ANNAPOLIS -- A plan to make the state Insurance Division an independent agency, with the needed financing provided by a surtax on all Maryland insurers, will be introduced in the General Assembly this week with the governor's support.
The bill will include an annual surtax on all insurers based in Maryland and "most likely" will remove the Insurance Division from the Department of Licensing and Regulation, David Iannucci, Gov. William Donald Schaefer's chief legislative officer, said yesterday.
Proponents think an insurance agency removed from the politics and budget decisions of a full department would be better able to focus on its mission.
The surtax idea actually came from insurance executives, who floated the proposal in a meeting with the governor last month. They agreed to provide whatever money the insurance regulator needs and that the state is unable to provide, they said.
The division receives about $8 million each year, but Commissioner John A. Donaho has asked repeatedly for an additional $1 million to $2 million a year.
Jack Andryszak, a vice president of USF&G; Corp., said the surtax would be based on the amount of insurance a company sold in Maryland and probably would raise $2 million to $4 million a year.
In Annapolis, the move to make the agency independent has derived much of its force from Del. Casper R. Taylor Jr., D-Allegany, chairman of the House Economic Matters Committee. That panel voted last week in support of the proposal, which also calls for the creation of an anti-fraud unit within the insurance agency.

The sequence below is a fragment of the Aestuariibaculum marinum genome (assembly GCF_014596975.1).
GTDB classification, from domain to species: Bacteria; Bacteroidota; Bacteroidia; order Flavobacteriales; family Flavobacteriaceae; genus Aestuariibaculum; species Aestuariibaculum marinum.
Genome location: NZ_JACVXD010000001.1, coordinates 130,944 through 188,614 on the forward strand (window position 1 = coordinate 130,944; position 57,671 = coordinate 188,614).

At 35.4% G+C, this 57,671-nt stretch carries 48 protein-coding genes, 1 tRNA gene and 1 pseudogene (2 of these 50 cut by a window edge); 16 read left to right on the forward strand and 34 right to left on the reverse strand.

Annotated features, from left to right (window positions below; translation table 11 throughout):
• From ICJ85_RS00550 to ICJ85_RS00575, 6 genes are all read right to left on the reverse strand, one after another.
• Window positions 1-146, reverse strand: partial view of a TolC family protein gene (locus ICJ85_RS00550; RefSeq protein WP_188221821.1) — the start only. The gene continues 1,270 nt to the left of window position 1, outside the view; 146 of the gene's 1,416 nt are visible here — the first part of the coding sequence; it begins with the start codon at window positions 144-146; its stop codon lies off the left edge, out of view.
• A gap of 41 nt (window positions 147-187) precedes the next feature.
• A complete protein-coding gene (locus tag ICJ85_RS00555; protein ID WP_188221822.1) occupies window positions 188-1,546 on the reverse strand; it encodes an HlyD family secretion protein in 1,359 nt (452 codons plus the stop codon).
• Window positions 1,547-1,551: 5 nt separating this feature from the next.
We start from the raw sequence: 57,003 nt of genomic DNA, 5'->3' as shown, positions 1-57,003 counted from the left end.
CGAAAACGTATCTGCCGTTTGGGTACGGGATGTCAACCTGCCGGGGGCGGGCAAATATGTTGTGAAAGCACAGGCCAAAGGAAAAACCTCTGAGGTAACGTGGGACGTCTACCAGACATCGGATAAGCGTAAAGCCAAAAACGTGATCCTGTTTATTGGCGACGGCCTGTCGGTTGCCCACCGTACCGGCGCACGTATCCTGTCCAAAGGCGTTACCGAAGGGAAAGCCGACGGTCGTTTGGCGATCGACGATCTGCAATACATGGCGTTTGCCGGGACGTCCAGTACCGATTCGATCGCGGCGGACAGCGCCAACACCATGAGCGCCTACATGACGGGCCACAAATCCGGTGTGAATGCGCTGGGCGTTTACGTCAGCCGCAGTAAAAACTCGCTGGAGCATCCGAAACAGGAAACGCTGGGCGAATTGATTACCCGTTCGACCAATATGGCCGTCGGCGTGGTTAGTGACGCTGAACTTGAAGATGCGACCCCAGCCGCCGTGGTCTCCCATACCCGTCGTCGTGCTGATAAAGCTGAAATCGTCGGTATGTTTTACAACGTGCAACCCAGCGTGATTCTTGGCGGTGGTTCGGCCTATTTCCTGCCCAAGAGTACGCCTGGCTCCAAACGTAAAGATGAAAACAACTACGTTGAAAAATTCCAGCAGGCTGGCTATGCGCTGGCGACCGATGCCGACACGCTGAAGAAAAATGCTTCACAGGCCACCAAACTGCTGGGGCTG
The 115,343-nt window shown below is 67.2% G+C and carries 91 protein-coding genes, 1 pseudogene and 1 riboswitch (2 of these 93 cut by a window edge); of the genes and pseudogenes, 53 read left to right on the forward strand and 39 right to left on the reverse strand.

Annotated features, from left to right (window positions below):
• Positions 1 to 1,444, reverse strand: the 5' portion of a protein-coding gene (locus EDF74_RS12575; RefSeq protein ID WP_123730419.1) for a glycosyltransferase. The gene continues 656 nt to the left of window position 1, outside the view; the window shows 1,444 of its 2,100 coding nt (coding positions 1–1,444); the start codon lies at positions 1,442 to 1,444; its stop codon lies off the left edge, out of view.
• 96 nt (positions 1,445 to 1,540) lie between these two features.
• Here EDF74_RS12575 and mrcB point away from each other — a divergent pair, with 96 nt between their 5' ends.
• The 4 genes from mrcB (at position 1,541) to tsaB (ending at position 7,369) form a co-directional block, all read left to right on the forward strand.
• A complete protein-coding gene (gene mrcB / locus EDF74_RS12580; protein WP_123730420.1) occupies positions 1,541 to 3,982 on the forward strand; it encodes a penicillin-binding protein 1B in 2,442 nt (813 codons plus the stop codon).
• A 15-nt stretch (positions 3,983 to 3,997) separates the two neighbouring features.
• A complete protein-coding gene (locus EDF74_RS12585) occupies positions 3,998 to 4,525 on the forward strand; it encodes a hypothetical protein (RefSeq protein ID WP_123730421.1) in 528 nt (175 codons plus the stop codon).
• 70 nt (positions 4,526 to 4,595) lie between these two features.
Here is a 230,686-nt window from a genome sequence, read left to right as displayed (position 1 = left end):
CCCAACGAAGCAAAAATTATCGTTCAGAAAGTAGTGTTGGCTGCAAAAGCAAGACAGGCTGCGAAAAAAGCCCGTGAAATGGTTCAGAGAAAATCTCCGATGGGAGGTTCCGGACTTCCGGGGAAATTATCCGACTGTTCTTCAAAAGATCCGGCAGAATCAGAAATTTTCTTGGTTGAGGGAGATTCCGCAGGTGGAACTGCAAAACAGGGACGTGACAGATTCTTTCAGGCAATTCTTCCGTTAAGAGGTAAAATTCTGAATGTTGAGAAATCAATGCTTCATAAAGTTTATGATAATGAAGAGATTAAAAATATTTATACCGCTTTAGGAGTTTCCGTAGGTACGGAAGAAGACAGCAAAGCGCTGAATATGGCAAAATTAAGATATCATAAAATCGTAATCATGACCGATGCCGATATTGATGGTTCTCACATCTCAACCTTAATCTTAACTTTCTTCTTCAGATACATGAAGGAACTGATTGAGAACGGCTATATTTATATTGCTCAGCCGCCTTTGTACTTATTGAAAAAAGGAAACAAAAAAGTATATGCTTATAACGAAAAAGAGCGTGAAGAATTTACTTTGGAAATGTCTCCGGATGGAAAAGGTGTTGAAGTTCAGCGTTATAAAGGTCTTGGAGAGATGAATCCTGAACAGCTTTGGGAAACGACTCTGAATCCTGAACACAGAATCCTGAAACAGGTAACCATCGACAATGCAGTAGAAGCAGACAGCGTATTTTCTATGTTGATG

Even with the governor's imprimatur, the proposal faces a rocky road in the Senate, which long has opposed the idea of an independent insurance regulator. Licensing and Regulation Secretary William A. Fogle Jr. also has opposed the idea in the past.
The insurance agency is seeking accreditation from the National Association of Insurance Commissioners, an organization formed by the top insurance regulators, and Mr. Taylor has said independence would help.
"I believe that Chairman Taylor believes it's an integral part to making the Insurance Division accredited," Mr. Iannucci said.
"You essentially have the insurance industry asking to be taxed to fully fund the Insurance Division," Mr. Iannucci noted. "They thought this was a good investment."
That's because the division's failure to win accreditation could threaten the ability of Maryland companies to do business in other states. The National Association of Insurance Commissioners has warned that after Jan. 1, 1994, commissioners might not authorize companies that are based in non-accredited states.
Some insurers in Maryland don't find that a compelling reason to pay an extra tax. The Maryland Automobile Insurance Fund, the state-chartered insurer of last resort, does business only in Maryland, and its director, Martha Roach, said, "I don't care if we're accredited or not. When [Mr. Andryszak] said that all insurers had signed off [on the plan], he misspoke."
But she added, "I have to report to the governor, and I don't normally oppose the governor's bills."